If you listen to the mainstream financial media, you might get the impression that Coupang (NYSE:CPNG) is basically just the South Korean equivalent of America’s Amazon (NASDAQ:AMZN). And with that, you might be tempted to jump in quickly and scoop up shares of CPNG stock.
Or maybe you heard that the Coupang initial public offering (IPO) was an out-and-out buying frenzy. There’s truth to that, sure, but it doesn’t necessarily mean that you should buy the stock today.
Timing is everything in the world of investing. You can believe that a company will grow in the coming years, while also holding off on buying the shares until the price comes down.
That’s a strategy which I’d like you to consider. The future prospects seem to be very bright for Coupang, but a poorly timed entry into the stock could negatively impact your long-term returns.
A Closer Look at CPNG Stock
As I reported on March 9, Coupang filed for its IPO on Feb. 12. There was no shortage of buzz and media coverage as the Coupang IPO was expected to be the biggest listing by a Korean company in a decade.
It did, in fact, turn out to be the largest IPO of 2021 so far in the U.S. equities markets. CPNG stock shot up on its first day of public trading, March 11, closing at $49.65.
That’s roughly 40% higher than the stock’s IPO price of $35. Amazingly, Coupang raised $4.6 billion through the IPO while Coupang’s market capitalization hit $89 billion.
The next day, March 12, the stock opened at $52.54. At that point, it undoubtedly felt as if CPNG stock would be absolutely unstoppable.
Yet, there’s a lesson to be learned here. As soon as a stock feels unstoppable, that’s when the selling might commence.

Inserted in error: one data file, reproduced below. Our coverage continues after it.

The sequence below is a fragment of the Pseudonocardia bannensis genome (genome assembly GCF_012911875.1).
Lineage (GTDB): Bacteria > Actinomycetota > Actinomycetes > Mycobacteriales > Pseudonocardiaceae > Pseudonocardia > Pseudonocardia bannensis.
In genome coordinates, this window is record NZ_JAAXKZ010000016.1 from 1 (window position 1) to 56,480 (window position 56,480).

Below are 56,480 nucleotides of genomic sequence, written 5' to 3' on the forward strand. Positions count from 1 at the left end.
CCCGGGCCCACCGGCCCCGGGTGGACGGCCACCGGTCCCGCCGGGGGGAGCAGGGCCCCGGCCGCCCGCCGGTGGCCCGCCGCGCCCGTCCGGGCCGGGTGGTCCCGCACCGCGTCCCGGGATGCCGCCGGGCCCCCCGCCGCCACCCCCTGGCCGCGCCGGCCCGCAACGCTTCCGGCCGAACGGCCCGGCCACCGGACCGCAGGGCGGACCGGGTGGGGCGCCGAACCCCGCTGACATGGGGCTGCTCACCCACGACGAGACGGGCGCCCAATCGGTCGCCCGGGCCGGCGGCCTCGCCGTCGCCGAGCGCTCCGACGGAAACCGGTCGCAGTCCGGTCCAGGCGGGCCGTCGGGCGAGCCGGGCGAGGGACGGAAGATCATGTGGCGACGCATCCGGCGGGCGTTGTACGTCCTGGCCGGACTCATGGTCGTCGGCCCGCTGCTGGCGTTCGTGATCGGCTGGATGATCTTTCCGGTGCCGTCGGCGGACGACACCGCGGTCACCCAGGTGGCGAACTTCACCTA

And indeed, a gradual but steady cooling-off period started in mid-March. By the closing of the markets on March 26, the CPNG stock price had declined to $43.53. Now it’s starting to rally again, approaching $50.
It’s possible that the initial burst of enthusiasm is starting to wear off. Going forward, investors should keep an eye on the stock and be prepared to start accumulating the shares at bargain prices, with the original $35 IPO price being a good starting point.
The Wrong Reasons to Buy It
As you might have heard, Coupang is the biggest e-commerce business in Korea. Hence, the constant comparisons to Amazon.
It’s been reported that Coupang received early interest from Bill Ackman and Stanley Druckenmiller, who are well-known investors.
Yet, I’m not convinced that anyone should buy a stock just because someone else showed interest in the company.
That being said, I can see why folks would want to take an early position in CPNG stock. After all, we’ve seen the astounding upward trajectory of Amazon stock, which eventually plowed through the $3,000 level.
Still, we have to be realistic. There’s no guarantee that the South Korean e-commerce market will expand at a similar rate to the U.S. e-commerce industry.
Just Take Your Time
If you’ve got dreams of catching the next Amazon or following in the footsteps of Ackman or Druckenmiller, I would suggest just relaxing and taking your time with CPNG stock.
There’s no need to buy the stock now based on FOMO (fear of missing out). That being said, I won’t deny that Coupang is showing some similarities to Amazon.
For one thing, Coupang’s growth rate is impressive. Last year, Coupang’s sales increased by more than 90%, reaching $11 billion.
Furthermore, the company doubled its workforce last year to 50,000. Plus, today 70% of South Korea’s population is within a seven-mile radius of Coupang’s distribution centers.
So, perhaps Coupang is starting to show signs of being the next Amazon. Thus, in the long run, it’s entirely conceivable that the stock price will be significantly higher than it is today.
The Bottom Line
It’s possible that Coupang could grow as fast as Amazon did. There’s no way to guarantee that this will happen, though.
Consequently, investors might choose to cautiously start accumulating CPNG shares, but only after the price has fallen to the original IPO price.
On the date of publication, David Moadel did not have (either directly or indirectly) any positions in the securities mentioned in this article.